Confess, Fletch
Greg Mottola, 95m
By no means perfect (more a series of sketches than an actual narrative), but very entertaining in an old-school, disposable, 1980s action-farce kind of a way.

The Menu
Mark Mylod, 107m
Plays like a Shyamalan movie at every single turn, until the crescendo when you realise the twist is that the film is going to do exactly what it said it would. For this reason: decent.

She Said
Maria Schrader, 128m
The template for this 'January Oscar-Bait movies for people who love current affairs but apparently don't watch the news' outing is tried and tested now, but I'll happily admit I was surprised by how fucking good this is. Always justly furious, never preaching or condescending. A masterclass in social filmmaking.

Oliver Hermanus, 102m
Yes it's twee, yes it's meandering, yes it plays like a cinematic mood-board rather than a story, but Bill Nighy raises his game above autopilot and just about saves this.

Bones And All
Luca Guadagnino, 125m
Weirdly decent considering how much the director and the cast seem determined to not let the audience enjoy the story or any of its players. Too drab for a horror, too visceral for a YA drama, but its compelling characters make this worth a watch.

Violent Night
Tommy Wirkola, 112m
Sure, it's an r-rated Home Alone and the storyline is average at best, but Wirkola and his cast embrace the live-action slapstick in a way that's impossible not to enjoy. And the absolute, nailed-on stroke of genius that makes this really work is that the film remains committed to Santa being real throughout (which of course, he is).

The Muppet Christmas Carol
Brian Henson, 89m
Fully restored version, remastered and with When Love Is Gone back in there. This very well may be the single greatest film of all time, and bear in mind I say that as someone with three Star Wars tattoos and none of The Muppets...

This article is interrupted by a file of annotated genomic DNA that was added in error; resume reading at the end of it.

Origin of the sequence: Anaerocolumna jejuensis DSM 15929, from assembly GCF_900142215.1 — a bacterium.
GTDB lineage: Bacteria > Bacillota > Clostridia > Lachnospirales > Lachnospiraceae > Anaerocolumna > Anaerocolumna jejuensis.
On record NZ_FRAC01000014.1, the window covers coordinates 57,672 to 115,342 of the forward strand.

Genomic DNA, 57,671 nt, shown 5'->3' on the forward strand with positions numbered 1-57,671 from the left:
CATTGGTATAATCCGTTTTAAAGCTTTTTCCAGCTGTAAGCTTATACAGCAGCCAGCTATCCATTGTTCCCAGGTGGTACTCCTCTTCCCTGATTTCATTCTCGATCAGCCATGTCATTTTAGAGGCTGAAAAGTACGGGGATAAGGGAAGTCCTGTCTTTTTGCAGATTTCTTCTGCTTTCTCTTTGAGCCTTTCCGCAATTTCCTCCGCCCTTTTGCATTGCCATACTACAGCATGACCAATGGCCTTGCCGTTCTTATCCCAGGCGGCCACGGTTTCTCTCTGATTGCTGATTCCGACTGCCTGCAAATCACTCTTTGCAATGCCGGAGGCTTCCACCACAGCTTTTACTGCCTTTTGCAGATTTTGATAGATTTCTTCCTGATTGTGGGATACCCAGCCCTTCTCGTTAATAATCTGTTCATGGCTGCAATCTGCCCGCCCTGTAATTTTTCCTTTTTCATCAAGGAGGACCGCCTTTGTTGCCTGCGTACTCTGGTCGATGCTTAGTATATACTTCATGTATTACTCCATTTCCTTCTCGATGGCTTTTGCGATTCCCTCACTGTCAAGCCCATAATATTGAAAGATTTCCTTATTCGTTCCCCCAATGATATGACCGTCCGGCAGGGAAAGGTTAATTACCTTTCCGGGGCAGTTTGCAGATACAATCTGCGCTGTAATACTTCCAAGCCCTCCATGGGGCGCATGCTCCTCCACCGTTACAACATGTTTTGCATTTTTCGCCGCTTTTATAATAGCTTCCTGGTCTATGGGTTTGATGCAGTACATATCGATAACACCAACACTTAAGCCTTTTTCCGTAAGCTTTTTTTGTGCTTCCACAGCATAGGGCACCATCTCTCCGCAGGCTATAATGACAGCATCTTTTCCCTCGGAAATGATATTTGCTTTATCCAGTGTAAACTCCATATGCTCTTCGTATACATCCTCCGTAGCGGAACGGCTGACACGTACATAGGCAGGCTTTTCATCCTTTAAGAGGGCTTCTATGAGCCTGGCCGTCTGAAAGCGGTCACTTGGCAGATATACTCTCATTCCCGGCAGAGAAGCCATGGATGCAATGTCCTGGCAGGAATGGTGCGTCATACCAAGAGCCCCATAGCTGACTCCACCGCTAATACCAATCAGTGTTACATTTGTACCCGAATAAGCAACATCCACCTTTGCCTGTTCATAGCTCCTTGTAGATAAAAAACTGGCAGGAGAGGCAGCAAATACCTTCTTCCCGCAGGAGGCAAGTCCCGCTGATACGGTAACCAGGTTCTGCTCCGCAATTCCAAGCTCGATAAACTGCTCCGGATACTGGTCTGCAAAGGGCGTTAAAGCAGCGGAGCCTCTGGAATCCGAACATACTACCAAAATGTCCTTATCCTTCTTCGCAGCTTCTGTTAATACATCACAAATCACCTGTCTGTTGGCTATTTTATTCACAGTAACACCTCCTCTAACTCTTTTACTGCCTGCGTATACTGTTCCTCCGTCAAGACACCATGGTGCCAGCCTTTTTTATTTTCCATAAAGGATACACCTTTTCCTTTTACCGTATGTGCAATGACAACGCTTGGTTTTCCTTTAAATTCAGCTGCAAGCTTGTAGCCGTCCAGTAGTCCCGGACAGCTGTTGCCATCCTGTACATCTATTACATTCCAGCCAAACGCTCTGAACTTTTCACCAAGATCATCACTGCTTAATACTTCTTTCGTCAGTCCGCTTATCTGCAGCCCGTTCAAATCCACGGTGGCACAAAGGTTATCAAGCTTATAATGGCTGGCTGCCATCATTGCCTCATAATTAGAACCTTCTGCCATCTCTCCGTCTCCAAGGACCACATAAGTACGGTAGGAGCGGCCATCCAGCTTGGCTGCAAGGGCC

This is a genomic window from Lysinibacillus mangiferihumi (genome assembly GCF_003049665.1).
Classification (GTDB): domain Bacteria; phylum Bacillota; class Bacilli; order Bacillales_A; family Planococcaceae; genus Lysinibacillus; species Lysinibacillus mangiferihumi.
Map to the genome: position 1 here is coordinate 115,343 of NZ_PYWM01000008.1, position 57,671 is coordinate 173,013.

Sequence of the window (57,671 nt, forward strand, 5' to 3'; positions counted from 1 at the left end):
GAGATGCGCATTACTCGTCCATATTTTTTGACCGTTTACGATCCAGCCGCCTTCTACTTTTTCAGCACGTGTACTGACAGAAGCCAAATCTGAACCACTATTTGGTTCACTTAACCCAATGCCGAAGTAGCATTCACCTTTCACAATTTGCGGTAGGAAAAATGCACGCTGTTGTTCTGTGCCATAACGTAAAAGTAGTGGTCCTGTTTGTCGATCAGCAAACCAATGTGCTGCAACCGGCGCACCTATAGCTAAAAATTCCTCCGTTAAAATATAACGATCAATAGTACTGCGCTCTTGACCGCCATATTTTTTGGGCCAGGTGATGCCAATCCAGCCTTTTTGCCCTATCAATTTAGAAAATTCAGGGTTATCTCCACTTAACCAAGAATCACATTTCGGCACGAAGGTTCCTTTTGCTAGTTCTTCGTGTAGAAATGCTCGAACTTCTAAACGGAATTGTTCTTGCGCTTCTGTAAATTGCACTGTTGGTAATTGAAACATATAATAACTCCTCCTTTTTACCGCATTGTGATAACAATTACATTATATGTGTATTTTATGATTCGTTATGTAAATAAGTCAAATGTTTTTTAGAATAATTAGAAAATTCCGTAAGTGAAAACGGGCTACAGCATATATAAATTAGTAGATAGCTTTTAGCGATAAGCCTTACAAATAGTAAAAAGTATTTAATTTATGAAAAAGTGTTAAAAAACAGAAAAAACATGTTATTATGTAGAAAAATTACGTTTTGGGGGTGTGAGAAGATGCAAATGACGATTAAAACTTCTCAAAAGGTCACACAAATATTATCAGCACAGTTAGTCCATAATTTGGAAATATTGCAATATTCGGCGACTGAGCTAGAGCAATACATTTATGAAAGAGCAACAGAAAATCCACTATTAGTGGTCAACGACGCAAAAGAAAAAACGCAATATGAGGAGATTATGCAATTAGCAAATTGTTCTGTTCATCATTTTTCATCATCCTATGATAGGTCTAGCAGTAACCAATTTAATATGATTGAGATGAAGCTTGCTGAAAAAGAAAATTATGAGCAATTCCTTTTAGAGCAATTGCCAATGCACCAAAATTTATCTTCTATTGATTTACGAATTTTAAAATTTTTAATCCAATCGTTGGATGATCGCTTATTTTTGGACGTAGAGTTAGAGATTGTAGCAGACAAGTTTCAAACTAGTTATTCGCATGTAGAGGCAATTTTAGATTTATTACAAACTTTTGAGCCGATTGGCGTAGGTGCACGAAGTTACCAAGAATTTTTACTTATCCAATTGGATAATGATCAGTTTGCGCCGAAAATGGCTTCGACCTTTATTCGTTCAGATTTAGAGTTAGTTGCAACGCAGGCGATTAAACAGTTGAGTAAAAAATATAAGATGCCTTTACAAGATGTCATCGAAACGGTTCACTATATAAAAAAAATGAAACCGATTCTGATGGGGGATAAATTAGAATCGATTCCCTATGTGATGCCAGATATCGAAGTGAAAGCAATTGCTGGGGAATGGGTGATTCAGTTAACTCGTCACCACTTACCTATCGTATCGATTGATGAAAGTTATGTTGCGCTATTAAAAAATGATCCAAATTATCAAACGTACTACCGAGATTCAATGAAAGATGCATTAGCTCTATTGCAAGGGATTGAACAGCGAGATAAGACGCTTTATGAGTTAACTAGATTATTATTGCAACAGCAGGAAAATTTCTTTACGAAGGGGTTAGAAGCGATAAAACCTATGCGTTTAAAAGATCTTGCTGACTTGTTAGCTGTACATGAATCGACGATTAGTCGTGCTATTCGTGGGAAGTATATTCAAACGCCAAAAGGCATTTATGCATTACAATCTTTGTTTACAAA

The Silent Twins
Agnieszka Smoczynska, 113m
It's not every true-story that's got the balls to haphazardly show its unintelligibly dialogued protagonists as inherently unlikable. Awful. Then because there's no story, there's no ending - the film just finishes as things stop happening. Absolute scenes, although it's still nowhere near as bad as Bodies Bodies Bodies.

Lorcan Finnegan, 97m
Solid performances from the central cast crumble as soon as the film cack-handedly telegraphs that it's going to half-inch the sweatshop subplot from that shit Steve Coogan film. Everything afterward is precisely what it deserves to be.

The Pale Blue Eye
Scott Cooper, 128m
Languorously pacing proves to be this film's greatest ally, as a story that's just on the right side of batshit-crazy builds the atmosphere of paranoid hyper-reality required to make it work. A lovely mood-piece for the cold winter months, this will be largely (and wrongly) overlooked.


Whatever. 2022 has felt - overall - grindingly average, and my heart goes out to the cinema industry when this is all they've got to attract customers to spend money. I haven't cancelled my Unlimited card, but this is the first year I've thought very seriously about it on more than one occasion. Other than Indiana Jones, there are currently no 2023 movies which I'm actually excited about seeing. And I'm not ready to bin this blog off completely yet (if I was, it'd all just disappear), but I need to formulate a quicker way of writing about movies. This is the one aspect of blogging which I've got worse at over the years, with my obsession over formatting outweighing spontaneous efficiency.

I'd like to say reviews are going to pick back up, but that's precisely the sort of thing I always come out with at the end of December. Let's see. No promises, no regrets.

Let's all just agree to never do 2022 again...

• ^^^ That's dry, British humour, and most likely sarcasm or facetiousness.
• Yen's blog contains harsh language and even harsher notions of propriety. Reader discretion is advised.
• This is a personal blog. The views and opinions expressed here represent my own thoughts (at the time of writing) and not those of the people, institutions or organisations that I may or may not be related with unless stated explicitly.